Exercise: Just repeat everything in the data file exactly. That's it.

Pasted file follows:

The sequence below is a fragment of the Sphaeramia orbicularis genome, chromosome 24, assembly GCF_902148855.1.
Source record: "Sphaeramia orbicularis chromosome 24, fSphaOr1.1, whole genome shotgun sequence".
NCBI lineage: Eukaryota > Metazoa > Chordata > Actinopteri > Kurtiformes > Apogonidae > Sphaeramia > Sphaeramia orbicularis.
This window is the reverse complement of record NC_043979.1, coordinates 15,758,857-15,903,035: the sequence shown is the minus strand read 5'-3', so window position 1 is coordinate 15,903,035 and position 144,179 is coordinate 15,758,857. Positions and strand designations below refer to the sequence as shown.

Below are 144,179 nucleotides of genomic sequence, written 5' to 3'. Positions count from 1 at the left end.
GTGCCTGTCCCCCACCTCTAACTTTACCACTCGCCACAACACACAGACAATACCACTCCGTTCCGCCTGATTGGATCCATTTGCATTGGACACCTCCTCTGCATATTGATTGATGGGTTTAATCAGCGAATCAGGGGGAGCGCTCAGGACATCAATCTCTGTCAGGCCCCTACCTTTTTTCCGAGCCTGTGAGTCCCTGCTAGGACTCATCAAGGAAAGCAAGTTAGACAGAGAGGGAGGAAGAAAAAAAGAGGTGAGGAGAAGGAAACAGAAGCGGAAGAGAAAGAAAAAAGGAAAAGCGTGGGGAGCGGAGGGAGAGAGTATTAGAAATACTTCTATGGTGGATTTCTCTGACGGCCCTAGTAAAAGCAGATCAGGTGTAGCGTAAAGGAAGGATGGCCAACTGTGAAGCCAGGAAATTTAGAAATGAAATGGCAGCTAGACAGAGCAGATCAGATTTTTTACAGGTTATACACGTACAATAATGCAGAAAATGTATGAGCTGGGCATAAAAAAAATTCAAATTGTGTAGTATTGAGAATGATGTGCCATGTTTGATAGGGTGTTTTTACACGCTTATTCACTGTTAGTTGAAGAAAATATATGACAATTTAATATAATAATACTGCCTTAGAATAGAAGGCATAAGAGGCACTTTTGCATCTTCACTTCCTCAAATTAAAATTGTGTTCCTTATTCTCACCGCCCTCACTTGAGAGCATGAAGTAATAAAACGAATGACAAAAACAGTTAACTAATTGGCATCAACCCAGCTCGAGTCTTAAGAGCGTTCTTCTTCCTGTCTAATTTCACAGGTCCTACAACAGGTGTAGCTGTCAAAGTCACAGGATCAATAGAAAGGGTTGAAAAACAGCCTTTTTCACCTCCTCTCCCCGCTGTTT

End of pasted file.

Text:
The sequence below is a fragment of the Sphaeramia orbicularis genome, chromosome 24, assembly GCF_902148855.1.
Source record: "Sphaeramia orbicularis chromosome 24, fSphaOr1.1, whole genome shotgun sequence".
NCBI lineage: Eukaryota > Metazoa > Chordata > Actinopteri > Kurtiformes > Apogonidae > Sphaeramia > Sphaeramia orbicularis.
This window is the reverse complement of record NC_043979.1, coordinates 15,758,857-15,903,035: the sequence shown is the minus strand read 5'-3', so window position 1 is coordinate 15,903,035 and position 144,179 is coordinate 15,758,857. Positions and strand designations below refer to the sequence as shown.

Below are 144,179 nucleotides of genomic sequence, written 5' to 3'. Positions count from 1 at the left end.
GTGCCTGTCCCCCACCTCTAACTTTACCACTCGCCACAACACACAGACAATACCACTCCGTTCCGCCTGATTGGATCCATTTGCATTGGACACCTCCTCTGCATATTGATTGATGGGTTTAATCAGCGAATCAGGGGGAGCGCTCAGGACATCAATCTCTGTCAGGCCCCTACCTTTTTTCCGAGCCTGTGAGTCCCTGCTAGGACTCATCAAGGAAAGCAAGTTAGACAGAGAGGGAGGAAGAAAAAAAGAGGTGAGGAGAAGGAAACAGAAGCGGAAGAGAAAGAAAAAAGGAAAAGCGTGGGGAGCGGAGGGAGAGAGTATTAGAAATACTTCTATGGTGGATTTCTCTGACGGCCCTAGTAAAAGCAGATCAGGTGTAGCGTAAAGGAAGGATGGCCAACTGTGAAGCCAGGAAATTTAGAAATGAAATGGCAGCTAGACAGAGCAGATCAGATTTTTTACAGGTTATACACGTACAATAATGCAGAAAATGTATGAGCTGGGCATAAAAAAAATTCAAATTGTGTAGTATTGAGAATGATGTGCCATGTTTGATAGGGTGTTTTTACACGCTTATTCACTGTTAGTTGAAGAAAATATATGACAATTTAATATAATAATACTGCCTTAGAATAGAAGGCATAAGAGGCACTTTTGCATCTTCACTTCCTCAAATTAAAATTGTGTTCCTTATTCTCACCGCCCTCACTTGAGAGCATGAAGTAATAAAACGAATGACAAAAACAGTTAACTAATTGGCATCAACCCAGCTCGAGTCTTAAGAGCGTTCTTCTTCCTGTCTAATTTCACAGGTCCTACAACAGGTGTAGCTGTCAAAGTCACAGGATCAATAGAAAGGGTTGAAAAACAGCCTTTTTCACCTCCTCTCCCCGCTGTTT